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### Input Output Impedence ?'s

Posted: 24 May 2012, 20:39
I've read every now and then about the input/output impedence of a pedal. I guess I missed why this is possibly good or bad. So my questions are:

1: How do you know what the input or output impedence is?

2: Can you measure it on an a pedal you already have made somehow?

3: What does it affect?

4: Is there a good range for guitar or bass pedals?

Thanks for your time in answering these questions.
Travis

### Re: Input Output Impedence ?'s

Posted: 30 May 2012, 19:46
This should help you out. Much better than writing a long reply post.

http://www.muzique.com/lab/imp.htm

### Re: Input Output Impedence ?'s

Posted: 30 May 2012, 20:13
Thanks for this. I thought I had seen something like that somewhere, but I just couldn't find it in all the web sites I've saved learning how to do all of this.

Thanks again,
Trav

### Re: Input Output Impedence ?'s

Posted: 10 Jun 2014, 06:36
When I first got into electronics, impedance was never properly explained, so here's the explanation I'd wish someone had given me. Hope it helps.

With audio electronics, we are sending a signal from stage to stage in our devices. For many good reasons, the signal is represented as a voltage. It could be represented as current, but that turns out to be problematic, so we use voltages to represent our signals for the most part. Obviously you can't have one without the other, but it is the voltage we care about in most audio situations.

But lets think of another way of sending a signal. Consider knocking on a door. Sounds simple enough, but lets mess with the "impedances" of our door knocking.

Normally, one uses a bit of energy to knock on a hard surface when they knock on a door, and the sound is clear.

Bur what if the door was soft like a mattress? The knocking would be almost inaudible. One might say the soft mattress presents a much lower impedance (resistance) than the hard wooden door. Instead of providing a stiff surface to make the the knocks transmit, the mattress instead sucks up all the energy of your knocking signal and very little of your "signal makes it to the next stage (the ears of the occupant)

Now lets go back to electronics. Lets say you have a guitar plugged into a pedal. The signal from your guitar is only going to be transmitted into the pedal properly if it encounters the electrical equivalent of a hard surface. So we want alot of resistance at the beginning of the pedal. When you throw capacitors and inductors into the mix, resistance becomes a slightly more complicated thing called "impedance", but the results are the same. So all our devices need a relatively high impedance at the input, or our signal will encounter the electrical equivalent of the mattress and be stifled.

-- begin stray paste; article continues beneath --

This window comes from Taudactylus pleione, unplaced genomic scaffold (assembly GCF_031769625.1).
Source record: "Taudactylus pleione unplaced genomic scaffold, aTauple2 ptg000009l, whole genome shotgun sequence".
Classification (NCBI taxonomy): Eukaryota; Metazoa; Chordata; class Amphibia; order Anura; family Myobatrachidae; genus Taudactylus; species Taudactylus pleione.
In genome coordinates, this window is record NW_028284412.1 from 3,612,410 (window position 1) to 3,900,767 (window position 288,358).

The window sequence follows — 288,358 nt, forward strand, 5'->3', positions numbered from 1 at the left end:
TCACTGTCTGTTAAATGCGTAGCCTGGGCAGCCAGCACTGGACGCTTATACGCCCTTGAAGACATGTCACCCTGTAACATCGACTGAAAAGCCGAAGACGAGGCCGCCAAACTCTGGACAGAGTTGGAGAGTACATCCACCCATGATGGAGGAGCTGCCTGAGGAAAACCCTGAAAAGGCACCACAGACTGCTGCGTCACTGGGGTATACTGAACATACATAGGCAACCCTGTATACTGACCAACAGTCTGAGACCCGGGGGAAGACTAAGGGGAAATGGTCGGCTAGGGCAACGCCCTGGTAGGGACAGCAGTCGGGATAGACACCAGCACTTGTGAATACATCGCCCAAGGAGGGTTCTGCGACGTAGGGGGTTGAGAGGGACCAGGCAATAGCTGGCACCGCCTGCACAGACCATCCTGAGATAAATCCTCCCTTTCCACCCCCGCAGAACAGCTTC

But that's only half the story. Imagine again you are knocking on the door, but instead of swing your arm through air, you have to swing it through molasses. All your energy would be sapped out whilst you swung, and very little knocking would be transmitted by the time you hit the door. You are trying to send your signal through a high impedance.

In electronics, the equivalent would be some sort of resistance at the output of the device that sucked up or choked all the current on its way out. You want a low resistance path out of the device. No molasses!

If you know a bit about electronics, then you might realize that what we want is lots of current coming out of a device so that it hits a stiff resistance at the next device and forms a voltage, (our signal).

Also, if you know about voltage dividers, you will recognize that a low output impedance feeding a high input impedance is the same thing as a voltage divider that delivers a large percentage of the input voltage to the output.

One final note. The specific impedences aren't as important as the ratios. A good rule of thumb is that you want the input impedance of a device to be at least 10 times the output impedance of the device feeding it.

### Re: Input Output Impedence ?'s

Posted: 10 Jun 2014, 09:40
Dan,
I love the mattress analogy !
I wish I had heard it before I started teaching electronics to reluctant apprentices (now I know why I couldnâ€™t transfer knowledge into their soft heads !)
Cheers,
Lucifer

### Re: Input Output Impedence ?'s

Posted: 10 Jun 2014, 23:45
I think it's a good analogy too, there's a good reason why the input impedance needs to be much higher than the output impedance, this is so that the input does not load down whatever is being fed into it, this is pretty important in circuits which operate at high-impedances, such as Valve circuitry........